150th Anniversary Weltkongress Chemie – the KIT celebrates one of its most important historical events with an anniversary congress
When in September 1860 about 130 chemists from Germany, Europe and even from overseas met in Karlsruhe at the first international congress in chemistry, no less than the future of chemistry was at stake. Ambiguous views on the constitution of molecules and varying use of nomenclature made an exchange of knowledge and thus a productive research impossible. The 1860 congress led to a revision of concepts and to the development of the periodic table of elements by Lothar Meyer and Dmitri Mendeleev only a few years later.
The “150th anniversary Weltkongress Chemie” took place on September 3—4, 2010 in Karlsruhe and aimed to remind us of this eminent historical congress. More than 500 participants, a majority being students, discussed in 10 plenary lectures on the general topic “Progress and Challenges in Chemistry“. The enormous challenges mankind has to face these days, which need to be solved with significant participation of chemistry, are easy to define: Supply of food, clean water, energy, housing space and health care for a steadily increasing world population considering environmental and climate aspects.
Nobel Prize laureate Paul Crutzen (Mainz) expounded the influence of carbon dioxide and other greenhouse gases on climate. He pointed out that a deep understanding of the underlying chemistry permits actions, which reduce or even prevent climatic changes. Ferdi Schüth (Mülheim) and Helmut Schwarz (Berlin) presented how to access basic chemicals when oil is running short: A starting point could be either the abundant but almost inert methane or sustainable products like reeds. These speakers gave an account on very different scientific approaches, making clear that all disciplines in chemistry and in the neighboring subjects have to participate in the solutions of the listed problems.
Andreas Kreimeyer (Ludwigshafen), member of the board of executive directors of BASF SE, summarized how the chemical industry can contribute in facing these global challenges.
Catalysis is increasingly important in processes (e.g. in waste gas treatment) and in the synthesis of bulk and fine chemicals. Nobel Prize laureate Richard Schrock (Boston) gave an overview on his latest catalysts for metathesis and Hans-Joachim Freund (Berlin) reported on the elucidation of processes on the surfaces of catalysts.
Figure 1. Jean-Marie Lehn (Photografer: Steffen Tischer).
A third Nobel Prize laureate, Jean-Marie Lehn (Paris), presented how designed and selected substances can organize themselves to complex and well-defined structures.
A further main issue of this conference was to shed light on the historical events around the 1860 congress: Alan Rocke (Cleaveland) gave in his lecture „The Chemical Revolution in Karlsruhe“ a detailed overview of the historical congress, which paved the way for the development of the periodic tables shortly after. Carsten Reinhardt (Bielefeld) presented the development of the Deutsche Chemische Gesellschaft (DChG) and later the Gesellschaft Deutscher Chemiker (GDCh) in the aftermath of the congress. Peter Armbruster (Darmstadt) gave a very personal account on how he was able to add 5 new elements to the periodic table of elements, inter alia Darmstadtium and Hassium. Even today, substantial findings in the context of the periodic table are possible, as was pointed out by Pekka Pyykkö (Helsinki): The characteristic color of gold and the liquid state of mercury are due to relativistic effects.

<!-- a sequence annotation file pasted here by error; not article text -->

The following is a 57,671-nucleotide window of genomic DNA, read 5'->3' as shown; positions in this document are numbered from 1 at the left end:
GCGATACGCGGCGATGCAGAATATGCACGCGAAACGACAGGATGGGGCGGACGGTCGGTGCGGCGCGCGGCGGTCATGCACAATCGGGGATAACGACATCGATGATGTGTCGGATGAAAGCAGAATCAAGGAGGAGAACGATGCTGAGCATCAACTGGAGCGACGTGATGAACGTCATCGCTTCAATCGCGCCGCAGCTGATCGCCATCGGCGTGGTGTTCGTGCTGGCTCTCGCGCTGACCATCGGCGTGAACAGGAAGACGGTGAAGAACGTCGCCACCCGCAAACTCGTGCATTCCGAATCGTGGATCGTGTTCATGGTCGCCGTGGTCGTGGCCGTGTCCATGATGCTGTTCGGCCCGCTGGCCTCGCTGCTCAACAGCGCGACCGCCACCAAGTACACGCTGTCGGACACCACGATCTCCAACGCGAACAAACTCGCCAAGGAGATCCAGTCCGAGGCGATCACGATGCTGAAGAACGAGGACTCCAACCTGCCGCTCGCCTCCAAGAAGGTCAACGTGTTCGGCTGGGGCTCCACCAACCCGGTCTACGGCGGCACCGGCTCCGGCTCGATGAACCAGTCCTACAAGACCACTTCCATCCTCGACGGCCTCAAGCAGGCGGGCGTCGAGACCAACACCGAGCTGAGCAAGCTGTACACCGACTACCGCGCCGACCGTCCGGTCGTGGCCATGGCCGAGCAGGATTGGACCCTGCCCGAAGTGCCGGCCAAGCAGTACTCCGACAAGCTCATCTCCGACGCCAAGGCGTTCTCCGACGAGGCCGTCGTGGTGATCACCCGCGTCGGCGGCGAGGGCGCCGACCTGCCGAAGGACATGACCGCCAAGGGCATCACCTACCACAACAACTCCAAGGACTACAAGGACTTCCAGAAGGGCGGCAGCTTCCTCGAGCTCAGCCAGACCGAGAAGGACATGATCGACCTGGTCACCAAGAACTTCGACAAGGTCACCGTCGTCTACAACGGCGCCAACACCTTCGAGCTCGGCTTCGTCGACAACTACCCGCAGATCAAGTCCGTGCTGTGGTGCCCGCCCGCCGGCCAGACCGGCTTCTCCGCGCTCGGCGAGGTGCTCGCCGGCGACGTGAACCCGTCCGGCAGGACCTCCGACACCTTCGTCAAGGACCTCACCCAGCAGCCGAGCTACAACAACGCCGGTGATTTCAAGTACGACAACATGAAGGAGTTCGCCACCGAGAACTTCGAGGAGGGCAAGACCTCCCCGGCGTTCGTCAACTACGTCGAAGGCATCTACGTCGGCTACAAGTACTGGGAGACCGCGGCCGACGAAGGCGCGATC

We are very much indebted to the Weltzien family (descendants of the 1860 congress organizer Carl Weltzien) for their generous donation of original letters from their ancestor’s estate, among them letters from the hands of Bunsen, Erlenmeyer, Fehling, Helmholtz, Kirchhoff, Liebig, Pasteur and Wöhler.
Figure 2. Organizers and Speakers: from left to right: Richard Schrock, Hansgeorg Schnöckel, Peter Roesky, Pekka Pyykkö, Jan-Dierk Grunwaldt, Helmut Schwarz, Doris Wedlich, Manfred Kappes, Horst Hippler, Stefan Bräse, Paul Crutzen, Alan Rocke (hinten), Matthias Olzmann, Carsten Reinhardt, Ursula Weltzien, Ferdi Schüth, Hans Ulrich Weltzien, Joachim Podlech, Heinrich Weltzien, Olaf Deutschmann, Eva Weltzien, Burkhard Luy, Jean-Marie Lehn (Photografer: Alex Stiebritz / AMX-Design).
Joachim Podlech, KIT Karlsruhe, Germany
- KIT (Karlsruhe Institute of Technology)
- Joachim Podlech just published an essay on the composer, chemist and physician Alexander Borodin in Angewandte Chemie:
“Wünscht lieber, dass ich krank sei …” – der Komponist, Chemiker und Mediziner Alexander Borodin, Angew. Chem. 2010, 122 (37), 6636–6642. DOI: 10.1002/ange.201002023